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When security managers choose to deploy a smart lock activation system, the number of units needed and their location needs to be established. This study aims to present…
When security managers choose to deploy a smart lock activation system, the number of units needed and their location needs to be established. This study aims to present the results of a penetration test involving smart locks in the context of building security. The authors investigated how the amount of effort an employee has to invest in complying with a security policy (i.e. walk from the office to the smart key activator) influences vulnerability. In particular, the attractiveness of a no-effort alternative (i.e. someone else walking from your office to the key activators to perform a task on your behalf) was evaluated. The contribution of this study relates to showing how experimental psychology can be used to determine the cost-benefit analysis (CBA) of physical building security measures.
Twenty-seven different “offenders” visited the offices of 116 employees. Using a script, each offender introduced a problem, provided a solution and asked the employee to hand over their office key.
A total of 58.6 per cent of the employees handed over their keys to a stranger; no difference was found between female and male employees. The likelihood of handing over the keys for employees close to a key activator was similar to that of those who were further away.
The results suggest that installing additional key activators is not conducive to reducing the building’s security vulnerability associated with the handing over of keys to strangers.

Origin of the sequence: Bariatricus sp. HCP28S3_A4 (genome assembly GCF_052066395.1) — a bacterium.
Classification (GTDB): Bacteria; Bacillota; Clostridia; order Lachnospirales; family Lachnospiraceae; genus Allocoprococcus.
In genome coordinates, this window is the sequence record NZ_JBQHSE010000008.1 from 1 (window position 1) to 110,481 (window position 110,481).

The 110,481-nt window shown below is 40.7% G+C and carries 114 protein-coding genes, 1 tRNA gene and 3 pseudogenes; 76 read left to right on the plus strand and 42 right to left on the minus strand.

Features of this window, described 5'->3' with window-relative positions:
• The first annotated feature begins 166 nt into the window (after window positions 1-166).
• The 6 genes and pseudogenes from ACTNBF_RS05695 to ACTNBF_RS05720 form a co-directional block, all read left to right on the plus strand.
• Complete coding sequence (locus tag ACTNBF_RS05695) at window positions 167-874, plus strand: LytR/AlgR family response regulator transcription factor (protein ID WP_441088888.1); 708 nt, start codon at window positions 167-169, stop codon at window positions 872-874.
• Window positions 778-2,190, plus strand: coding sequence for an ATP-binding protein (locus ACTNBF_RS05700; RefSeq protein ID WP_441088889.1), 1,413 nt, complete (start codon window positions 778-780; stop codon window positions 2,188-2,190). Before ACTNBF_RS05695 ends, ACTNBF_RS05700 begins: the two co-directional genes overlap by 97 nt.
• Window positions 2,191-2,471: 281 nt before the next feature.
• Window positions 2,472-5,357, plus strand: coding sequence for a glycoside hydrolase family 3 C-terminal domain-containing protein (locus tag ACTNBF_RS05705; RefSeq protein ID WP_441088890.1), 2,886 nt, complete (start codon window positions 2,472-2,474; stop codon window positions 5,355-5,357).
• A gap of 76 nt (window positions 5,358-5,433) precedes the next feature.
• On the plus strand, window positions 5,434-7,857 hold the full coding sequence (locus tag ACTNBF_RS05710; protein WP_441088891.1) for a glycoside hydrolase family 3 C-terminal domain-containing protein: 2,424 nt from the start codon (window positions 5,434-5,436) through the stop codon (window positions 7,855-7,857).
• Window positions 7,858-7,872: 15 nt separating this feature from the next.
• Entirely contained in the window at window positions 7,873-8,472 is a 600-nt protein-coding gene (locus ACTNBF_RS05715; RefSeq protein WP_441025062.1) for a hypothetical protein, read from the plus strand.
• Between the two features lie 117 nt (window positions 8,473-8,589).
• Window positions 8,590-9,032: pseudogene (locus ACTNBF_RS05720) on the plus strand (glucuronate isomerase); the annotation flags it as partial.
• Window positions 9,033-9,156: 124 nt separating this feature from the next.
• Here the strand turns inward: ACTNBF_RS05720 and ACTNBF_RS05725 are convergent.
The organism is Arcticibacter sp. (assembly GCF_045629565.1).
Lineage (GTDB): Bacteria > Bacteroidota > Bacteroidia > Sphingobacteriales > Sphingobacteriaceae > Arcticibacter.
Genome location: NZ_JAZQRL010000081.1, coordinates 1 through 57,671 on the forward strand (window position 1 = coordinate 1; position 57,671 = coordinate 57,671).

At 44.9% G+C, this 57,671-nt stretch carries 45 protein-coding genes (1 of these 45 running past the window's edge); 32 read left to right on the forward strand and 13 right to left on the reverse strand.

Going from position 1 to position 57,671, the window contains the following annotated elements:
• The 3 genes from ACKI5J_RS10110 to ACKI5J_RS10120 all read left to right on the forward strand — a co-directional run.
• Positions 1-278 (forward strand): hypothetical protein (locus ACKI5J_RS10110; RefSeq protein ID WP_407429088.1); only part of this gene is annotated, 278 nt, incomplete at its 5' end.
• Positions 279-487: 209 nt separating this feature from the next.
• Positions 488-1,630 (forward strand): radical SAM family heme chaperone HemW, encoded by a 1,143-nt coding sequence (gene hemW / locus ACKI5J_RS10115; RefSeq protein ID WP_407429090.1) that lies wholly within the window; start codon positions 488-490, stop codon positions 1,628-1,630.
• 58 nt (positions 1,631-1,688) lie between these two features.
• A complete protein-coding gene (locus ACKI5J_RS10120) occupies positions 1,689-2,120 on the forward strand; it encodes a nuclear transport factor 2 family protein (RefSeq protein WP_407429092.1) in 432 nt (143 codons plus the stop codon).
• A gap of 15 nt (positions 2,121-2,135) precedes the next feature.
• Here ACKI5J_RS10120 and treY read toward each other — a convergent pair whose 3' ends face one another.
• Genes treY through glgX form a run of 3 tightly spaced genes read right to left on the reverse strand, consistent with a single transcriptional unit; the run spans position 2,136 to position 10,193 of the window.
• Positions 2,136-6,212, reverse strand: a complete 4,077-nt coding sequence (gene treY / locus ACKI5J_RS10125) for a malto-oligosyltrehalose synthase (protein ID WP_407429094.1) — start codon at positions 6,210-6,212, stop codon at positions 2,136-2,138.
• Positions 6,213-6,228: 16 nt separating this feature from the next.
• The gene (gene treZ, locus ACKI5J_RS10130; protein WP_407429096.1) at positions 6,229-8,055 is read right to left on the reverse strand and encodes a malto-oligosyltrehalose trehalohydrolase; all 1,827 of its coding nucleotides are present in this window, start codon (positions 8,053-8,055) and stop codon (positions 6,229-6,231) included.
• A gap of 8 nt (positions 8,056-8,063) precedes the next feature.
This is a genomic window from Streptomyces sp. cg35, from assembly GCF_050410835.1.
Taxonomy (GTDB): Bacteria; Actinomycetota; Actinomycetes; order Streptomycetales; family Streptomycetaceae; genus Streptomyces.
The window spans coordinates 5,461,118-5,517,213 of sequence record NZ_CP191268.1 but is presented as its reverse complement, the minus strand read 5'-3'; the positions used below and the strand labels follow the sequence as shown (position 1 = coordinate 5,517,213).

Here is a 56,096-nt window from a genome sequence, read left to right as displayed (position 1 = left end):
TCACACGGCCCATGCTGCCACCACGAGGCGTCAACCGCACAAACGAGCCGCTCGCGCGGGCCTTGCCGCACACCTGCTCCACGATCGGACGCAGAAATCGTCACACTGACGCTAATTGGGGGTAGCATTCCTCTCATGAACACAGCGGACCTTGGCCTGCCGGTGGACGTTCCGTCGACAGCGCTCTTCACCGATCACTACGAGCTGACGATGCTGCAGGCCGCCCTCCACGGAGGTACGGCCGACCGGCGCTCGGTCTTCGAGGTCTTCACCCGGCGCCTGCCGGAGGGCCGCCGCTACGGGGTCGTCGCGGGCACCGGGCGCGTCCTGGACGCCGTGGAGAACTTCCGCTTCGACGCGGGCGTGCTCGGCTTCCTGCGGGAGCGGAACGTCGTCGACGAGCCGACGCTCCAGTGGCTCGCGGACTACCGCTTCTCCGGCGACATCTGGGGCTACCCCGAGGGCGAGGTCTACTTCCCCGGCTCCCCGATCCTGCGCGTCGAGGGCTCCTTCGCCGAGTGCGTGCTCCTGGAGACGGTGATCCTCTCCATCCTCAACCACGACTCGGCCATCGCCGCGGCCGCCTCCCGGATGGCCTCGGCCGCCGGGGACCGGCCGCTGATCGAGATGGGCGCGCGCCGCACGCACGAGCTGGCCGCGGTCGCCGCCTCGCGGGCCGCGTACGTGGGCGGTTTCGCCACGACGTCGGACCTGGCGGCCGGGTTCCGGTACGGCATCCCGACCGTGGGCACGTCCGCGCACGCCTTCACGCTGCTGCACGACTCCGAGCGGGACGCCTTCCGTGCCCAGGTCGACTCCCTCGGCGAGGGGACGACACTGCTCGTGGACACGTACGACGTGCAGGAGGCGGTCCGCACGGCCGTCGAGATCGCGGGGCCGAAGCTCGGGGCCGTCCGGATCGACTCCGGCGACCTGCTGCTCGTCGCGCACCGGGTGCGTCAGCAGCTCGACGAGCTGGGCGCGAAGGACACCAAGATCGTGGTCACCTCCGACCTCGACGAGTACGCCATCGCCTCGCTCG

No research seems to have investigated the distribution of smart key activators in the context of a physical penetration test. This research highlights the need to raise awareness of social engineering and of the vulnerabilities introduced via smart locks (and other smart systems).
The purpose of this paper is to provide a commentary on the development of the Secured by Design (SBD) award scheme in the UK.
The paper is an invited opinion piece and comment based upon the specialist experience and viewpoint of the author as a Development Officer at the Association of Chief Police Officers SBD.
The paper describes the rationale for the development of the SBD award scheme and outlines the key elements which must be achieved to obtain SBD accreditation. The paper refers to the findings from a number of evaluations which have indicated that dwellings built to the SBD standard are less likely to experience crime and disorder compared to dwellings which have not been built to the standard.
The paper provides a historical review of the development of the SBD scheme and outlines current and future areas of work.